A number of studies have then searched for potential neurophysiological and neuroanatomical correlates of AV integration in speech perception. At the neurophysiological level, recent electroencephalographic (EEG) and magnetoencephalographic (MEG) studies focused on the influence of the visual input on the auditory event-related potentials (ERPs), notably on auditory N1 (negative peak, occurring typically 100 ms after the sound onset) and P2 (positive peak, occurring typically 200 ms after the sound onset) responses considered to be associated with the processing of the physical and featural attributes of the auditory speech stimulus prior to its categorization (Näätänen and Winkler, 1999). In the last 10 years, various studies consistently displayed an amplitude reduction of N1/P2 auditory responses together with a decrease in their onset latency. These studies typically involved consonant–vowel syllables uttered in isolation, with a natural advance of the visual input (associated with the phonation preparation) on the sound. Their results suggest that the visual input modulates and speeds up the neural processing of auditory ERPs as soon as 100 ms after the sound onset and that AV integration partly occurs at an early processing stage in the cortical auditory speech processing hierarchy (Besle et al., 2004; van Wassenhove et al., 2005; Stekelenburg and Vroomen, 2007; Arnal et al., 2009; Pilling, 2009; Vroomen and Stekelenburg, 2010; Baart et al., 2014; Knowland et al., 2014; Treille et al., 2014a,b). The interpretation has generally called upon “predictive mechanisms” (van Wassenhove et al., 2005), according to which the visual input, arriving ahead of sound, would enable to predict part of its content and hence modulate the auditory ERP in amplitude and latency. The visual modulation seems to obey different rules respectively for N1 and P2. For N1, it would just depend on the advance of the image over the sound, even for incongruent auditory and visual inputs, and even for non-speech stimuli; while the P2 modulation would be speech specific and crucially depend on the phonetic content of the auditory and visual inputs (Stekelenburg and Vroomen, 2007; Vroomen and Stekelenburg, 2010).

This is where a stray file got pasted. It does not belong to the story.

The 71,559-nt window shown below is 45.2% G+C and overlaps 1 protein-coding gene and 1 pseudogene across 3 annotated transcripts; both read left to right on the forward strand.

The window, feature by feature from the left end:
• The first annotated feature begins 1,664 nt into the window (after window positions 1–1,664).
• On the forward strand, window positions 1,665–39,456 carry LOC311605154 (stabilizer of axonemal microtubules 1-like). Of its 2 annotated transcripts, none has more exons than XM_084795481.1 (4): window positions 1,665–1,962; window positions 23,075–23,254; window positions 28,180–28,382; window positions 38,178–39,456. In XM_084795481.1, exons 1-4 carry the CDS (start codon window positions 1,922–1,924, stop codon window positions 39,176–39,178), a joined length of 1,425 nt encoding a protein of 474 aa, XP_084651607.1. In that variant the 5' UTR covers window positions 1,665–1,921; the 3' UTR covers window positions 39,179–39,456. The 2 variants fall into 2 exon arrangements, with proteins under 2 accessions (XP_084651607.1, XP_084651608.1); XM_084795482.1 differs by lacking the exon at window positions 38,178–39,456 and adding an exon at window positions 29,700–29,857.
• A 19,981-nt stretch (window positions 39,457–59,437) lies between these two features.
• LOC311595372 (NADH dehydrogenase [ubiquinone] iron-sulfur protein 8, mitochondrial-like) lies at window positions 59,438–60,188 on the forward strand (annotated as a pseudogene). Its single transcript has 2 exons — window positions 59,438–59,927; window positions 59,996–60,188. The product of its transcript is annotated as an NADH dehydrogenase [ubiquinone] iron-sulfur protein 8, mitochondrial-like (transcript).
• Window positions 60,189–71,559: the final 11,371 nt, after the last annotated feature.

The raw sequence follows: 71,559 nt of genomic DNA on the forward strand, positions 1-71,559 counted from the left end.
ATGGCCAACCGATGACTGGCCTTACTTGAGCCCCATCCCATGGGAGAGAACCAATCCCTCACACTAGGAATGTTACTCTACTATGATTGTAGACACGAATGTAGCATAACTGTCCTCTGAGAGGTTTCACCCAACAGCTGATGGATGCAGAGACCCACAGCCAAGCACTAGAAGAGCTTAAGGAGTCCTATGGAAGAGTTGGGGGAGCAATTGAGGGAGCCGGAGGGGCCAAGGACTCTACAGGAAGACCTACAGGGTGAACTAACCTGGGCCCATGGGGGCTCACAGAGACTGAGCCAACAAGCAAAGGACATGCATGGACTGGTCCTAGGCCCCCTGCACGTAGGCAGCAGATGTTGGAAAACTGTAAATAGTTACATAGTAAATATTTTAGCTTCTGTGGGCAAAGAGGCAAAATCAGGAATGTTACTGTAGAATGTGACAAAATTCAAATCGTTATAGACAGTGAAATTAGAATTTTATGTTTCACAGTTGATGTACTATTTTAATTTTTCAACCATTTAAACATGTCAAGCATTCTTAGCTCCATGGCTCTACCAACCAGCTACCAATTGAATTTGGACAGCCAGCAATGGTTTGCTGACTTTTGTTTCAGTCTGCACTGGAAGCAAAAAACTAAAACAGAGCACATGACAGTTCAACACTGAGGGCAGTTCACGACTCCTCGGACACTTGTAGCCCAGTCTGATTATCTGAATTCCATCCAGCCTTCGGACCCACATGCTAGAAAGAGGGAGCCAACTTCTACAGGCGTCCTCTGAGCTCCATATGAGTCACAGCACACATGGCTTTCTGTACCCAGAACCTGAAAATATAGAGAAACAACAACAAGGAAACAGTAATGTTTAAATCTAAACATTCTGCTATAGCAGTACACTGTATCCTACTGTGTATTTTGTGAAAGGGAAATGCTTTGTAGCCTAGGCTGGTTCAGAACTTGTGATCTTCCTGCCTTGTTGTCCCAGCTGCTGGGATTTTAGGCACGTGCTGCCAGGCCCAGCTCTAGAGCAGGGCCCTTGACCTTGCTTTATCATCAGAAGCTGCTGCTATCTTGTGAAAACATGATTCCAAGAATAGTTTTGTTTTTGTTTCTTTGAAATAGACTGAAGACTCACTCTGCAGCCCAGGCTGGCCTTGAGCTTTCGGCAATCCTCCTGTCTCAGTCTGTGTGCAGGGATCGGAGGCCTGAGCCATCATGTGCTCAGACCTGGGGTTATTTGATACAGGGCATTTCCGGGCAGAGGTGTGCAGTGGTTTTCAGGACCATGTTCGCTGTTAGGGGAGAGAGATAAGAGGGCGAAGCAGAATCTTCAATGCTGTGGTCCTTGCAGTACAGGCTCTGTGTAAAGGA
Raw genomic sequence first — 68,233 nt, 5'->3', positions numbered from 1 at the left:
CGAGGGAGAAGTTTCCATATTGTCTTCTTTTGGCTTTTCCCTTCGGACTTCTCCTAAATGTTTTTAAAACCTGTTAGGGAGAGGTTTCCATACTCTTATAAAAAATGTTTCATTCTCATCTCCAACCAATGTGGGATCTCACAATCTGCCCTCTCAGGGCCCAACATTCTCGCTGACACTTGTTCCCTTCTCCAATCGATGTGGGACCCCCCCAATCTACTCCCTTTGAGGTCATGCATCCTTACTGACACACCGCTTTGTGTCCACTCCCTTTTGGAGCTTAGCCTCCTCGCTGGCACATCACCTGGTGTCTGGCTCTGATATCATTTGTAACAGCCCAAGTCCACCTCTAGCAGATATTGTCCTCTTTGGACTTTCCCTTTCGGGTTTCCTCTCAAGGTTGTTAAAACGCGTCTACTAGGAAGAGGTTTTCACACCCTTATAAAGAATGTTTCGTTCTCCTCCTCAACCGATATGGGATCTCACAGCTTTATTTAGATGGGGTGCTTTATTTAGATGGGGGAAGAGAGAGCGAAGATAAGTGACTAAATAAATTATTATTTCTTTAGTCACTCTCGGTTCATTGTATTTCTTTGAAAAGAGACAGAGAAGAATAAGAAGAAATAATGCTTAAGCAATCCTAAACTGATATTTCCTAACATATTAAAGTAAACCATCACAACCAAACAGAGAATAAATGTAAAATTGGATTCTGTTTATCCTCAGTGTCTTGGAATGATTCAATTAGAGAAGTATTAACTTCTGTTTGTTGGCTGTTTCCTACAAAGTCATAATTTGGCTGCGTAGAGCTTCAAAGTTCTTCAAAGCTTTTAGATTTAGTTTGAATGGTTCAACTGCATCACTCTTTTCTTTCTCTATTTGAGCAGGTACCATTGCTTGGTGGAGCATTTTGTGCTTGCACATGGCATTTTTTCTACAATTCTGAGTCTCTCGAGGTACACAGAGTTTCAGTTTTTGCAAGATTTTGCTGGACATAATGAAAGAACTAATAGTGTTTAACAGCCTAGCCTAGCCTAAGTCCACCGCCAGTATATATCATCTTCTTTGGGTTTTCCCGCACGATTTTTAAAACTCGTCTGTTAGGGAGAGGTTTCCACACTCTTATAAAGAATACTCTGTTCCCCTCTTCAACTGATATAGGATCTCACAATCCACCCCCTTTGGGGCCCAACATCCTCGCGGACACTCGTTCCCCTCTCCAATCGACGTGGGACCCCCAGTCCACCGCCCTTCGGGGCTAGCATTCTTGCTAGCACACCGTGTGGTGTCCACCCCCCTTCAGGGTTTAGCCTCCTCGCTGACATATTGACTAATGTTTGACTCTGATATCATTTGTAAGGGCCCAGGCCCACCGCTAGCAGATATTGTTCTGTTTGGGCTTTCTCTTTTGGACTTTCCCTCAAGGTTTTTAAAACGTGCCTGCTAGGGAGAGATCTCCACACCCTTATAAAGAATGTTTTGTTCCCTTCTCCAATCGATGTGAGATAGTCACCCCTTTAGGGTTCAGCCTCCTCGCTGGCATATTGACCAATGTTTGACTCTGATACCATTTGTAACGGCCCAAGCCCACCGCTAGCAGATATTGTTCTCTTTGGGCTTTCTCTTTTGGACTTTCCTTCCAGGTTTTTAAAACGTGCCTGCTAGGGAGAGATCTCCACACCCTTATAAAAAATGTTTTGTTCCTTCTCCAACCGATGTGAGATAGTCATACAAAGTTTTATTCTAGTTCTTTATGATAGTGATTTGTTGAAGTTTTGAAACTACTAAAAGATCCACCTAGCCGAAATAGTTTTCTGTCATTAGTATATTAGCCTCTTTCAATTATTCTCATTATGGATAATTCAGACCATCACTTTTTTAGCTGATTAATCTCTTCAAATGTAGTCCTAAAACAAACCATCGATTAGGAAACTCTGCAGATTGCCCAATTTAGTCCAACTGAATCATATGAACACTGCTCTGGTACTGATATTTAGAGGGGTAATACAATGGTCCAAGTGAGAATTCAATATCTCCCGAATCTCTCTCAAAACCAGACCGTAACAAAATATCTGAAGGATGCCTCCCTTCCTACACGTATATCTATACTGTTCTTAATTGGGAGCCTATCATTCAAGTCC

While the AV integration process has long been considered as automatic (e.g., Massaro, 1987; Soto-Faraco et al., 2004), a number of recent papers have provided evidence that it could actually be under the control of attentional processes (e.g., Tiippana et al., 2004; Alsius et al., 2005, 2007; Colin et al., 2005; Navarra et al., 2005; Mozolic et al., 2008; Buchan and Munhall, 2012). Furthermore, previous results on the “AV speech detection advantage” (Grant and Seitz, 2000; Kim and Davis, 2004) and its consequences for AV perception (Schwartz et al., 2004) suggest a mechanism by which early visual processing would reduce spectral and temporal uncertainty in the auditory flow. This mechanism, thought to operate prior to AV fusion, would detect whether the visual and acoustic information are bound to the same articulatory event and should be processed together. This view, reinforced by electrophysiological data on early AV speech interactions, suggest that AV interactions could intervene at various stages in the speech decoding process (Bernstein et al., 2004a).